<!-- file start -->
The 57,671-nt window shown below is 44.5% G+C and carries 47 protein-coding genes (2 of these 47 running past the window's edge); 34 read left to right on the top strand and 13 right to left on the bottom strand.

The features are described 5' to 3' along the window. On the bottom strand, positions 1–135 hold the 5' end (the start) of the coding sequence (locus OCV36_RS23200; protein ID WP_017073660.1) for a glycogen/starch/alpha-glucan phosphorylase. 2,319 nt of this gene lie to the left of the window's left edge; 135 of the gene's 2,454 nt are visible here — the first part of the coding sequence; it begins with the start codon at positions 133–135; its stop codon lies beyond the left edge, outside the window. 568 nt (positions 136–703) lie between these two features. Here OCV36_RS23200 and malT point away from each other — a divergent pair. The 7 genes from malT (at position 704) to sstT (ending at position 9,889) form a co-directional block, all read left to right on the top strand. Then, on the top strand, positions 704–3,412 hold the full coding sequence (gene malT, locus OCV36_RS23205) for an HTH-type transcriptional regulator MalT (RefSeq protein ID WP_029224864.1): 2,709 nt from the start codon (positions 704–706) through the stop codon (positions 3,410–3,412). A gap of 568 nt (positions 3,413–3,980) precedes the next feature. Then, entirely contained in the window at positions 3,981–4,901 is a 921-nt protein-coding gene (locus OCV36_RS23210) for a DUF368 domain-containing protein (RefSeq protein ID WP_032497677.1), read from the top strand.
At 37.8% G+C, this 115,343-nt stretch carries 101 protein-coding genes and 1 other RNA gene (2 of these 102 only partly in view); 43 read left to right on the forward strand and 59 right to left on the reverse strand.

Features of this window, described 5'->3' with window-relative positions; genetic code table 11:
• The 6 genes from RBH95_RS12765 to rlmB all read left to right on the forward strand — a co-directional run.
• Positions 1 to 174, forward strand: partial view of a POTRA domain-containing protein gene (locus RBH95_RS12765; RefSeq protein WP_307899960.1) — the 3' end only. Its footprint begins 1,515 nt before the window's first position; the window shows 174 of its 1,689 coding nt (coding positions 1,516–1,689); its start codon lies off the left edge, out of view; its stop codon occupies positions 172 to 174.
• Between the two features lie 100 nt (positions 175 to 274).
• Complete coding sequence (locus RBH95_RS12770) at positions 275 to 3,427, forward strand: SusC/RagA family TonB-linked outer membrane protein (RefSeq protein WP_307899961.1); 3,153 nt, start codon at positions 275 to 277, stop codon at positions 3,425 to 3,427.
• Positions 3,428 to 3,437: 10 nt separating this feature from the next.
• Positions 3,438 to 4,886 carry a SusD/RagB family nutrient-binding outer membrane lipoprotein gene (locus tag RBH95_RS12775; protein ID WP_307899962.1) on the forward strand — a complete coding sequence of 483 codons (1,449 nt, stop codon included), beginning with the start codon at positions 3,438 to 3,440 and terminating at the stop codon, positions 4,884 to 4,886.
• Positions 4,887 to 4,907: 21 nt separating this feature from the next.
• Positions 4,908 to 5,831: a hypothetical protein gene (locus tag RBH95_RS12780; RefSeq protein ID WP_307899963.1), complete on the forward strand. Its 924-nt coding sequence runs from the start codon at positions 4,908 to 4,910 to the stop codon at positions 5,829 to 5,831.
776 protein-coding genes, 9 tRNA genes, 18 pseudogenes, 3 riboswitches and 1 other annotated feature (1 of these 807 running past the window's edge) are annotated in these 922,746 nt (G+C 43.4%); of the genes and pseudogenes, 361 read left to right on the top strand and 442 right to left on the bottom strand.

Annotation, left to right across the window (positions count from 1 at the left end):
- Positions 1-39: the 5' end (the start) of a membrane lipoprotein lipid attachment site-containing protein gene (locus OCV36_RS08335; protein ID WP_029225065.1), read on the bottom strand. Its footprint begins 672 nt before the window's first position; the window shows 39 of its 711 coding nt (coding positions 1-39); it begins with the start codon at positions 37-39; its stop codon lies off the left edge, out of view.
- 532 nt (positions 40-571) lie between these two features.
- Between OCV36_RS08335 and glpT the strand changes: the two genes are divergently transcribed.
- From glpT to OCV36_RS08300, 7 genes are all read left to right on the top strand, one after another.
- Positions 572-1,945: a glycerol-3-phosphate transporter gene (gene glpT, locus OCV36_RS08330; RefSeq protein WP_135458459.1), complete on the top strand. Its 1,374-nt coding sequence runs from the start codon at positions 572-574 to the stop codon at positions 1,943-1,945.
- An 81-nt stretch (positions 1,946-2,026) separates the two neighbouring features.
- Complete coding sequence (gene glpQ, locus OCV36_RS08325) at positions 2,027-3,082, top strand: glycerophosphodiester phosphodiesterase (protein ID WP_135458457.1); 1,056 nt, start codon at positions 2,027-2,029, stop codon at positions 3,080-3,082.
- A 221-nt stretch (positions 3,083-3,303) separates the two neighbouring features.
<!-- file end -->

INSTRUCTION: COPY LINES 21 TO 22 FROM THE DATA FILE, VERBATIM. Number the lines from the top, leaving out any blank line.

- Complete coding sequence (gene glpQ, locus OCV36_RS08325) at positions 2,027-3,082, top strand: glycerophosphodiester phosphodiesterase (protein ID WP_135458457.1); 1,056 nt, start codon at positions 2,027-2,029, stop codon at positions 3,080-3,082.
- A 221-nt stretch (positions 3,083-3,303) separates the two neighbouring features.